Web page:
is an English journalist and poet. His debut chapbook, Making The Most Of The Light
, was published in 2005 by HappenStance Press
and he has appeared in British and US magazines, e-zines and anthologies, including Magma
, Boxcar Poetry Review
, Poetry Nottingham
He was the winner of the 2004 Plough Poetry Prize, and runner-up in BBC Wildlife Poet Of The Year 2007. He lives near Leicester and works as production editor at Bird Watching
magazine. His blog is Polyolbion
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Show, Don’t Tell
Absence is everything. We know that by now.
It is enough to write of how
the days are marked by a darkness
puddling in the valley bottom like river mist,
that the few bright stars are revealed
as porchlights on the hillsides when morning arrives,
that I know my neighbours only
from their footfalls on rainy, taxi-hour paths.
That it is always turning late in the year. So
you will understand me when I say that
that sound you hear behind me
is not static or the cross-traffic
of a thousand relay stations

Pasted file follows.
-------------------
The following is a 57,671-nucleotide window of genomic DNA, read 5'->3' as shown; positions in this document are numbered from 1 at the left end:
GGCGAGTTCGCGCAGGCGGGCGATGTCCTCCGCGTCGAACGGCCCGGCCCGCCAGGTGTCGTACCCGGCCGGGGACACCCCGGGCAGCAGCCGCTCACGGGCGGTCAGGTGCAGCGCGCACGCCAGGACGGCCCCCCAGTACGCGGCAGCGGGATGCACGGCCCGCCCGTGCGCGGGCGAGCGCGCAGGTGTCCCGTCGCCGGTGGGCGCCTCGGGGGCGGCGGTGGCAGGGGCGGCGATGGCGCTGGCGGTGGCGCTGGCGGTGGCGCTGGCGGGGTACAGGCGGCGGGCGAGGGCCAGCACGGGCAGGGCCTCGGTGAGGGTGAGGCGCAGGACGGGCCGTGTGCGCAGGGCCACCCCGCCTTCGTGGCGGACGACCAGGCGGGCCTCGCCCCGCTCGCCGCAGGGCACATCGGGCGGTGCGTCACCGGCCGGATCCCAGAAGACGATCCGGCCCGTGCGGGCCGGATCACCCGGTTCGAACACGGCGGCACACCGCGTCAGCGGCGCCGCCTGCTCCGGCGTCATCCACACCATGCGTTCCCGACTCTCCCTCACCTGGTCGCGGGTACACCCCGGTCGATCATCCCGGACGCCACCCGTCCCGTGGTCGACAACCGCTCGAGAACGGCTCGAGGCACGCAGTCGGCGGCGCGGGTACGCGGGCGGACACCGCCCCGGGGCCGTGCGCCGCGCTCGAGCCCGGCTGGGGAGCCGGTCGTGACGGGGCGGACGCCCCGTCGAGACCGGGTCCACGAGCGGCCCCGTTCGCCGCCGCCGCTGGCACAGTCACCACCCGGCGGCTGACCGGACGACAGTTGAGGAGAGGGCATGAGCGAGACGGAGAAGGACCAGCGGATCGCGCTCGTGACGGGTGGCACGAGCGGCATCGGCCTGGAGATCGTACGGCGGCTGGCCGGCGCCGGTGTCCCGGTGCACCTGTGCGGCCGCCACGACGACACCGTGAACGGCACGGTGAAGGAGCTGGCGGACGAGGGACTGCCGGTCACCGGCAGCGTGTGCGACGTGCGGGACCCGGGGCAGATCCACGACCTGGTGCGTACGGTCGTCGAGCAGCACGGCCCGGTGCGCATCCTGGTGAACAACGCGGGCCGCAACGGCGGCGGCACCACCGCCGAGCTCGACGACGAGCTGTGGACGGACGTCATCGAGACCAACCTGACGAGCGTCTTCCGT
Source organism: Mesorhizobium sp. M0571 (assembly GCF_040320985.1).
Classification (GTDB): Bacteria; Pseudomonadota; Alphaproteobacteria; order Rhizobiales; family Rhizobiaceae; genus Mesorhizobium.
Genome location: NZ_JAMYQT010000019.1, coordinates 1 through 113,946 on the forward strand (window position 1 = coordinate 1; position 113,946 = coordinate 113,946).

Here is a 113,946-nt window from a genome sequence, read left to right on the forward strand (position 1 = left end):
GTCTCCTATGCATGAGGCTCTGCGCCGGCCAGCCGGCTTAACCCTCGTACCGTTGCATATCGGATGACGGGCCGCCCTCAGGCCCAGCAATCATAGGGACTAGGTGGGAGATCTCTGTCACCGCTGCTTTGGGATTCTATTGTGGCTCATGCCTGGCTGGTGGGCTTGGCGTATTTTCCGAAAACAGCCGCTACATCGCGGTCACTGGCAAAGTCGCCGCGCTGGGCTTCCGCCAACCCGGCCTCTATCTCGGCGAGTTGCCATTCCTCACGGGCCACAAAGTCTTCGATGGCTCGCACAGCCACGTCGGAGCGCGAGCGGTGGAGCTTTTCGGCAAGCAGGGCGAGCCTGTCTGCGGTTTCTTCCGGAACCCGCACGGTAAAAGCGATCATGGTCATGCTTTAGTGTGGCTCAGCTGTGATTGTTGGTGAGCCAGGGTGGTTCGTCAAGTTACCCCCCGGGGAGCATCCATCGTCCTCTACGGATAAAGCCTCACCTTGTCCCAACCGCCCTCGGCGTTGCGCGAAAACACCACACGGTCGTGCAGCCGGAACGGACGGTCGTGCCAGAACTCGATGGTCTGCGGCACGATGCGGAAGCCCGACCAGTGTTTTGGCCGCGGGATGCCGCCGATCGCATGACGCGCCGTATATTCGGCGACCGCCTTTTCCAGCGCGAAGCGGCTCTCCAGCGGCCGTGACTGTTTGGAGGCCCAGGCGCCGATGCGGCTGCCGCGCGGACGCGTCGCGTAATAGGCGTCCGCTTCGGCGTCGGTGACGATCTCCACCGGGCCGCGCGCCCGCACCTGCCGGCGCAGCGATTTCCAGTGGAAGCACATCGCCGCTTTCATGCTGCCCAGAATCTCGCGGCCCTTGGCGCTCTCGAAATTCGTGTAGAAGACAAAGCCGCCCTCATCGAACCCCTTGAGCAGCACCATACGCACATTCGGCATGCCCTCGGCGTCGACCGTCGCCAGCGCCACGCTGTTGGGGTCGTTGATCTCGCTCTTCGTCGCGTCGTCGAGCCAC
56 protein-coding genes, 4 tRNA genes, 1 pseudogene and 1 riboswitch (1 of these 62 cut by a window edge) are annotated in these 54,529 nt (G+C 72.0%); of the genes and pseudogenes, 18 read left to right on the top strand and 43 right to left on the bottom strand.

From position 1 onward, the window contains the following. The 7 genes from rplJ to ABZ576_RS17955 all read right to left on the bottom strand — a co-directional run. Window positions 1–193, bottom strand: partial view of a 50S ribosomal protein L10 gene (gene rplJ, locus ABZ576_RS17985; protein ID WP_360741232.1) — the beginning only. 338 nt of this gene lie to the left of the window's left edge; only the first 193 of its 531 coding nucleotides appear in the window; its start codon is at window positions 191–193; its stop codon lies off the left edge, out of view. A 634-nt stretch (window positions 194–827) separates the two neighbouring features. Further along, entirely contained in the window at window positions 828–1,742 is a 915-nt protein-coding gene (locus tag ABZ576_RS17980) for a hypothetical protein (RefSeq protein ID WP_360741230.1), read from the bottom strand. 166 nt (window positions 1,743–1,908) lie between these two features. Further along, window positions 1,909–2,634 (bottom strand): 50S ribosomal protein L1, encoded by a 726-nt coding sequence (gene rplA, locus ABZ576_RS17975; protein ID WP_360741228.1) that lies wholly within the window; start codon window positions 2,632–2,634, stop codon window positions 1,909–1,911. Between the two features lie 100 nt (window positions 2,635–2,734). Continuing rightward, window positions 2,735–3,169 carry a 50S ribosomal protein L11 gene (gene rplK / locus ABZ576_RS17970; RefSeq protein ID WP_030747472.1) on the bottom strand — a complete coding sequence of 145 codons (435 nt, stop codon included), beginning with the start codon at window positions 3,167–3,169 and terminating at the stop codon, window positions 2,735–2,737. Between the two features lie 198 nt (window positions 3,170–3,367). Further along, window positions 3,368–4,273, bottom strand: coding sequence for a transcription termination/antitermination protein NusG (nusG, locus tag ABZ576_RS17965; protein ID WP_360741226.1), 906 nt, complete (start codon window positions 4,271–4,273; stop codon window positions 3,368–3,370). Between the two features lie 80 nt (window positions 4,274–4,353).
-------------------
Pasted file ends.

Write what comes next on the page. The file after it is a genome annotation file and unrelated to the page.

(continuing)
but the night, raw and gaping,
hammering, hammering on the skylight.
’d written poetry on and off from my mid-teens, without sending it anywhere (thank God—it was awful). Every now and then I’d get discouraged and give up, but I did keep reading a lot of contemporary poetry, and it was all a bit like quitting drinking every time I had a hangover—deep down I knew I’d keep going back to it.
Then, about five years ago, I was sitting in the car at dusk waiting to pick up a friend from work when I started writing this poem. It started like all my work had up to then—a straightforward attempt to record a particular moment. I think, I hope, that it does that, but it was also an attempt (especially the last few lines) to capture something a bit less tangible. I’m no fan of obscurity for its own sake, but for the first time I arrived at a blend of the straightforward and the almost-grasped—exactly the blend I wanted.
As it turned out, I didn’t finish the poem until about a year ago, but that moment was just the spark I needed. I wrote other poems, and started getting a few published, and I haven’t stopped. I’m still not certain about how it works on its own terms, but I can’t help feeling an affection for it, just because it spurred me on when I most